Mon. Not. R. Astron. Soc., 318, 526-534 (2000/October-3)
A high-resolution radio survey of Class I protostars.
LUCAS P.W., BLUNDELL K.M. and ROCHE P.F.
Abstract (from CDS):
We report the results of a survey of low-mass Class I protostars in the cm continuum. In the initial survey, seven sources in the Taurus star formation region were observed with the VLA at 0.25-arcsec resolution. All seven sources drive CO outflows and display Herbig-Haro flows in the optical or near-infrared (NIR) wavebands. Four out of seven sources were detected, two of which are new discoveries in systems of very low luminosity, one being the lowest luminosity system detected to date in the cm continuum. Notably, three sources were not detected to a 3σ limit of 0.10mJy/beam, which indicates that significant cm continuum emission is not a universal feature of Class I systems with outflow activity. Subsequent observations of HH30, a more evolved Class II system, found no emission to a 3σ limit of 0.03mJy/beam. After comparison with near infrared data, we suggest that the discriminating feature of the detected systems is a relatively high ionization fraction in the stellar wind. Temporal variability of the outflow may also play a role: only recently ejected knots may have sufficiently dense plasma to be optically thick to free-free emission, and hence produce detectable flux. The one relatively bright source, IRAS 04016+2610 (L1489 IRS), is clearly resolved on a 0.4-arcsec scale at 2 and 3.5cm. Additional imaging with MERLIN did not detect this source with a 0.04-arcsec beam, indicating that the radio emission is generated in a region with a radius of ~25au, which is broadly similar to the radius of the bipolar cavities inferred from models of NIR data. Interpretation of this system is complicated by the existence of a quadrupolar outflow, i.e. two bipolar outflows along roughly perpendicular axes, which we originally detected through polarimetric imaging. We present an NIR H2 image in which a bow shock in the secondary outflow is clearly seen. This complicated structure may have been caused by a gravitational interaction between two protostars.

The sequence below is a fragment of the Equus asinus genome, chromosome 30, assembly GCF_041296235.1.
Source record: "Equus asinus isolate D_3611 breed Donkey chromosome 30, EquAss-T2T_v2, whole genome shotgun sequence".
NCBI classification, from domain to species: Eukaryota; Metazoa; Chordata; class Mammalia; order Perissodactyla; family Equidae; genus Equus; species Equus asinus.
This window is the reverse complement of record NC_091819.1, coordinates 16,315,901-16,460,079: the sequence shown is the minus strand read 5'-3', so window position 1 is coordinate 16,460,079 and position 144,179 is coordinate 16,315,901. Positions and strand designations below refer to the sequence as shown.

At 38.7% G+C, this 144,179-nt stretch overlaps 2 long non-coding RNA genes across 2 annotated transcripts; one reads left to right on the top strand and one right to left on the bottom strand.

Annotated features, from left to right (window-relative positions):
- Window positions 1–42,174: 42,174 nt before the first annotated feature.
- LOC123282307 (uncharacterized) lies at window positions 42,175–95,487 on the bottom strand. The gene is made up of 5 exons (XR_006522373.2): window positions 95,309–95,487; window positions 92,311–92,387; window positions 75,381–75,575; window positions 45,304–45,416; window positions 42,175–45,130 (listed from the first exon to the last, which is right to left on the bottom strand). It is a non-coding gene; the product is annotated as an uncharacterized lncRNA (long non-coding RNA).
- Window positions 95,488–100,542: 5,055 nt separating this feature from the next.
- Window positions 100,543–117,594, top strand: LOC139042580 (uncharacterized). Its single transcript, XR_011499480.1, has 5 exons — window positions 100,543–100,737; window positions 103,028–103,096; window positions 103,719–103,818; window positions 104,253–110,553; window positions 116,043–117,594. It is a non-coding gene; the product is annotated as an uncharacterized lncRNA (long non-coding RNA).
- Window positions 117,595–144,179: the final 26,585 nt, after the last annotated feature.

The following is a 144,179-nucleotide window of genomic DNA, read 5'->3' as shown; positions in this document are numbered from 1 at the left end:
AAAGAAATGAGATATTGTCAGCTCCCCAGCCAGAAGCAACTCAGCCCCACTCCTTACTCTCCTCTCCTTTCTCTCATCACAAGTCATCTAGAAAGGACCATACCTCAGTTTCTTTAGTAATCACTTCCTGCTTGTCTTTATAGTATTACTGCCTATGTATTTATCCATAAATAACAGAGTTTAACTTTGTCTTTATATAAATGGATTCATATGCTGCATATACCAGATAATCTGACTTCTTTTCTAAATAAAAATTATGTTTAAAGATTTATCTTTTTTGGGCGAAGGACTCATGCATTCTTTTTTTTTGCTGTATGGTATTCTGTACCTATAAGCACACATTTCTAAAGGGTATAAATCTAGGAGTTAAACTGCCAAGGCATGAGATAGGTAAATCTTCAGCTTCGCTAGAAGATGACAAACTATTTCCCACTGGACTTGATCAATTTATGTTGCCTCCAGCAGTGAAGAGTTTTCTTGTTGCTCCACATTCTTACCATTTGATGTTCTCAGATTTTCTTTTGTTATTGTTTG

2000, Royal Astronomical Society
surveys - circumstellar matter - stars: formation - stars: pre-main-sequence
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